Trump’s “Favorite Dictator” Imprisons Journalists

15 October, 2020

Latuff's caricature of Egypt's president, Abdelfattah el-Sisi.

Latuff’s car­i­ca­ture of Egyp­t’s pres­i­dent, Abdelfat­tah el-Sisi.

Monique El-Faizy

It’s easy to dis­miss Don­ald Trump’s anti-press rhetoric as sim­ply more blovi­at­ing on his part, but when the puta­tive leader of the free world employs the rhetoric of dic­ta­tors against the insti­tu­tion whose mis­sion it is to hold elect­ed offi­cials account­able, he is send­ing a clear mes­sage. If press free­dom is not to be val­ued in the nation that holds itself up as an exem­plar of democ­ra­cy, why should it be in more oppres­sive quarters? 

It cer­tain­ly has­n’t been in Egypt. I remem­ber the opti­mism with which the new con­sti­tu­tion was greet­ed in Jan­u­ary 2014, guar­an­tee­ing, as it did, a free press and oth­er civ­il lib­er­ties. But those hopes were quick­ly dashed; the crack­down on dis­sent that began in the wake of the August 2013 coup that oust­ed Pres­i­dent Mohamed Mor­si, dur­ing which 16,000 peo­ple were thrown in prison, slowed briefly but was ulti­mate­ly unhin­dered by the new­ly mint­ed con­sti­tu­tion­al guarantees.

The same month the con­sti­tu­tion was adopt­ed, police detained an Egypt­ian film­mak­er, Hos­sam al-Meneai, and his Amer­i­can trans­la­tor, Jere­my Hodge. Hodge was quick­ly released, but al-Meneai was held for 18 days and tor­tured. That Feb­ru­ary, a Yemeni blog­ger was arrest­ed after con­duct­ing inter­views at the Cairo Book Fair. While jour­nal­ists made up just one cat­e­go­ry on a long list of peo­ple get­ting caught up in drag­nets at the time—supporters of Mor­si’s Mus­lim Broth­er­hood being at the top—it was clear that not tout­ing the offi­cial line, which many in the press did with lit­tle prompt­ing, put one in jeopardy.

The risks have but grown since then. Accord­ing to Reporters With­out Bor­ders, near­ly 90 jour­nal­ists have been put in prison in Egypt since Jan­u­ary 2014. That’s in addi­tion to the grow­ing num­ber of peo­ple who have been jailed for offens­es as minor as tweet­ing crit­i­cism of the government.

Anti-regime protests in Sep­tem­ber 2019 ush­ered in a new round of arrests, with more than 4,000 peo­ple being detained, includ­ing at least 20 jour­nal­ists, accord­ing to Reporters With­out Borders. 

The Covid-19 cri­sis has­n’t done any­thing to slow the pack­ing of Egypt­ian pris­ons, which have long had noto­ri­ous­ly deplorable san­i­tary con­di­tions. On the con­trary: the pan­dem­ic has giv­en the regime shade to launch yet anoth­er clam­p­down, using a weapon in its arse­nal of press-silenc­ing weapons that was mint­ed in 2015 with the pas­sage of a broad coun­tert­er­ror­ism law. Jour­nal­ists now are rou­tine­ly charged with spread­ing false news, mis­us­ing social media, or engag­ing in terrorism.

Those charges were lev­eled against jour­nal­ist Ahmad Allam, who was arrest­ed at his home in April, as well as against jour­nal­ist Haisam Hasan Mah­goub in May. In June, 65-year-old Mohamed Monir was arrest­ed on sim­i­lar charges after writ­ing a col­umn crit­i­ciz­ing the gov­ern­men­t’s han­dling of the pan­dem­ic. He died the fol­low­ing month after con­tract­ing Covid-19 in deten­tion. Also detained in June was film­mak­er and writer San­na Seif (b.1993) who accord­ing to PEN Inter­na­tion­al was arrest­ed “for inves­ti­ga­tion for offens­es includ­ing ‘false news’ and ‘ter­ror­ism’. Her deten­tion is relat­ed to her activism on behalf of her impris­oned broth­er, Alaa Abd El Fat­tah, and for oth­er polit­i­cal pris­on­ers.”  And jour­nal­ists Hany Greisha and El-Sayed She­hta were detained in August, accord­ing to the Com­mit­tee to Pro­tect Jour­nal­ists; She­hta was Covid pos­i­tive and after col­laps­ing in the police sta­tion had to be tak­en to an inten­sive-care unit, where he was shack­led to a hos­pi­tal bed.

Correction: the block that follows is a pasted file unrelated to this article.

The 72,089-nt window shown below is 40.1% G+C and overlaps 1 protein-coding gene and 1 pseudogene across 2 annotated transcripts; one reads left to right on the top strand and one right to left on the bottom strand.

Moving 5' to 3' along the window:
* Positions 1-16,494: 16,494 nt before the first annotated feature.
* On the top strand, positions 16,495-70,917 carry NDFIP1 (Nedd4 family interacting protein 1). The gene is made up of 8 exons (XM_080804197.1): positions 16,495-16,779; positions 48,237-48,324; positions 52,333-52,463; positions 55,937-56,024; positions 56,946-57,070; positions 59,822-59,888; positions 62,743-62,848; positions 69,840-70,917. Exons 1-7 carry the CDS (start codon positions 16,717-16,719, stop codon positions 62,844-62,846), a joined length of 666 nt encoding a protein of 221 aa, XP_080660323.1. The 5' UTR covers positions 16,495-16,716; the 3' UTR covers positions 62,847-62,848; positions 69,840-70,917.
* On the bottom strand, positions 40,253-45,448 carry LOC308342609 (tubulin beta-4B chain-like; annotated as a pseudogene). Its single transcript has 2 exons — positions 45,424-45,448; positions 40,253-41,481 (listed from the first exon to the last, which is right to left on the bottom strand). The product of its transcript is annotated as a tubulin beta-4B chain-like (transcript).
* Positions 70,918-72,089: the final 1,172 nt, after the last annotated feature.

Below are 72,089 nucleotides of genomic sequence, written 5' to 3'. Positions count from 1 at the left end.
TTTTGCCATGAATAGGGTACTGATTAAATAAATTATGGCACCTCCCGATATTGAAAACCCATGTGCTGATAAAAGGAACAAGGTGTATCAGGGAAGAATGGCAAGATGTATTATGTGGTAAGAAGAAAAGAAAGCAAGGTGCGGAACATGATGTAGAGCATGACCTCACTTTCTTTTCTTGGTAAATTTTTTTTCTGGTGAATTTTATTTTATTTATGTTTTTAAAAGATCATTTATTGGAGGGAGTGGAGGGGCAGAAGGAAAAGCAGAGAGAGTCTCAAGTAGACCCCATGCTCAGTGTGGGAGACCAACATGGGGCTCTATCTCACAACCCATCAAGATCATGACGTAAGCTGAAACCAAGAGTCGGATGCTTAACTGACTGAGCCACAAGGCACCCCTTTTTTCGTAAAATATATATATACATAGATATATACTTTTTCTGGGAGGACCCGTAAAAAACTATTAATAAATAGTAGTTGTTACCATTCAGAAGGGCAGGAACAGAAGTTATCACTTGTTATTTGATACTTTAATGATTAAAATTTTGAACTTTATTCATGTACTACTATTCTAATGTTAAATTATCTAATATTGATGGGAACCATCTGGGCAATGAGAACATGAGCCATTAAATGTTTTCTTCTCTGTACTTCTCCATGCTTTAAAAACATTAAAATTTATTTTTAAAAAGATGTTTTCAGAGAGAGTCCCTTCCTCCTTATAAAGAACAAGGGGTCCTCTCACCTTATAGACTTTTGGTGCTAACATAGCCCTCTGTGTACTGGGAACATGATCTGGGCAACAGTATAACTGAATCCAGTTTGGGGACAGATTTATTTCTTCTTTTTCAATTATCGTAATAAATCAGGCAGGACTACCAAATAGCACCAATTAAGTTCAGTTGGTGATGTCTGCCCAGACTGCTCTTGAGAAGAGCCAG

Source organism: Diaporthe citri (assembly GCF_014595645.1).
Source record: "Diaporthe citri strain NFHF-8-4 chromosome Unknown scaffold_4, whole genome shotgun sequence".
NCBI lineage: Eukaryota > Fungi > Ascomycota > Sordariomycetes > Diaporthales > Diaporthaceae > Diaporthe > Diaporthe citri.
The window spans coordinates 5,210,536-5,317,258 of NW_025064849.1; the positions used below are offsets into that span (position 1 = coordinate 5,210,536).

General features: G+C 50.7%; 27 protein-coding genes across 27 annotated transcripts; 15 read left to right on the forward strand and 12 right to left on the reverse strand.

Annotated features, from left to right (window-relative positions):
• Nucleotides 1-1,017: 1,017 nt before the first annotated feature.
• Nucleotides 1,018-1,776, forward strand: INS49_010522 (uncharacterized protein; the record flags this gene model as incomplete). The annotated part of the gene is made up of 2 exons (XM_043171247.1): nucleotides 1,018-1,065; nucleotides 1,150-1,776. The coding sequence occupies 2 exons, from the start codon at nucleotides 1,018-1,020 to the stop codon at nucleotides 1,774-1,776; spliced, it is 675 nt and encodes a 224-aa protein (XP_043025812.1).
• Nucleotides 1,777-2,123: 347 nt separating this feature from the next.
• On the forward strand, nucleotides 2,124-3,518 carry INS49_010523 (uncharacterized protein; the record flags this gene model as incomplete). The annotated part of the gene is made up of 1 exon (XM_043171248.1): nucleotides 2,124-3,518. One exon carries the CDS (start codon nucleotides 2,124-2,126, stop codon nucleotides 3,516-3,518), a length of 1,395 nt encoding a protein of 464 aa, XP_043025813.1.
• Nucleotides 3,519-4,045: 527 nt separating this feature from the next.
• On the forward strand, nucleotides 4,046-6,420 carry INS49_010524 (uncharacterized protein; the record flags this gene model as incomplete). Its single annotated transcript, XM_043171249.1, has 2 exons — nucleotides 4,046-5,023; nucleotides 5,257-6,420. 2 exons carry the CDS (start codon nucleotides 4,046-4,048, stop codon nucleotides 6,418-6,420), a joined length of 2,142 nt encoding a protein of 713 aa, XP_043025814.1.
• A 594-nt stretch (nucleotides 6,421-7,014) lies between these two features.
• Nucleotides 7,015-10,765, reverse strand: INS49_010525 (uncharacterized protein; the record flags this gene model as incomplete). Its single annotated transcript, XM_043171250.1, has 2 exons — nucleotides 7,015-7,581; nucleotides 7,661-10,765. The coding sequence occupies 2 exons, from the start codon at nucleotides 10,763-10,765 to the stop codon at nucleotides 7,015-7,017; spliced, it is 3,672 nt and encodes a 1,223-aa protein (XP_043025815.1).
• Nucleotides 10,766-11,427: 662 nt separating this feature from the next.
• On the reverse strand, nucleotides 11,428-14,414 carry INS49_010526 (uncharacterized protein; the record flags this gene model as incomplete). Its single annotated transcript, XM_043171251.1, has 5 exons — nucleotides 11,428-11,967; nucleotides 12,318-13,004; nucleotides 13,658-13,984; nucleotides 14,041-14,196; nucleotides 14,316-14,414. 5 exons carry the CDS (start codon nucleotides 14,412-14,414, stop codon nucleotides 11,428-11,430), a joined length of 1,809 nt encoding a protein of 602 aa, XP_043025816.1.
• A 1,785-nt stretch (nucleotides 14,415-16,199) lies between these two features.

Clamp­ing down on protest speech dur­ing the pan­dem­ic cre­ates a poten­tial for cat­a­stro­phe. As Juan Cole not­ed in a col­umn for Democ­ra­cy in Exile on Oct.2, “Lock­ing up and mis­treat­ing Alaa Abd-El Fat­tah, Mohammed el-Baqer, al Jazeera jour­nal­ist Mah­moud Hus­sein, human rights defend­er Bahey El-Din Has­san, and tens of thou­sands of oth­er inde­pen­dent voic­es of con­science in Egyp­t’s bru­tal­ly mis­man­aged prison sys­tem dur­ing the coro­n­avirus pan­dem­ic is a poten­tial death sentence.”

“There have been so many waves of crack­downs on jour­nal­ists in Egypt, but this one seems like the worst,” Sherif Man­sour, Mid­dle East and North Africa coor­di­na­tor at the Com­mit­tee to Pro­tect Jour­nal­ists, told the Wash­ing­ton Post in July. “The num­ber of jour­nal­ists in jail has been steadi­ly ris­ing. Since March, at least nine more jour­nal­ists have been arrest­ed. All of them specif­i­cal­ly for their Covid coverage.”

The pace of deten­tions has con­tin­ued. In mid-Sep­tem­ber, jour­nal­ist Islam el-Kalhy was arrest­ed and charged with dis­sem­i­nat­ing fake news after report­ing on the death of a man in police cus­tody. And on Octo­ber 3, free­lance jour­nal­ist Bas­ma Mostafa was detained when she arrived in Lux­or to report on the death of a young man there dur­ing a police raid. She, too, was giv­en the stan­dard array of charges of spread­ing false news, mis­us­ing social media and join­ing a ter­ror­ist orga­ni­za­tion, and remand­ed to jail. Mostafa was released a few days lat­er after an inter­na­tion­al outcry.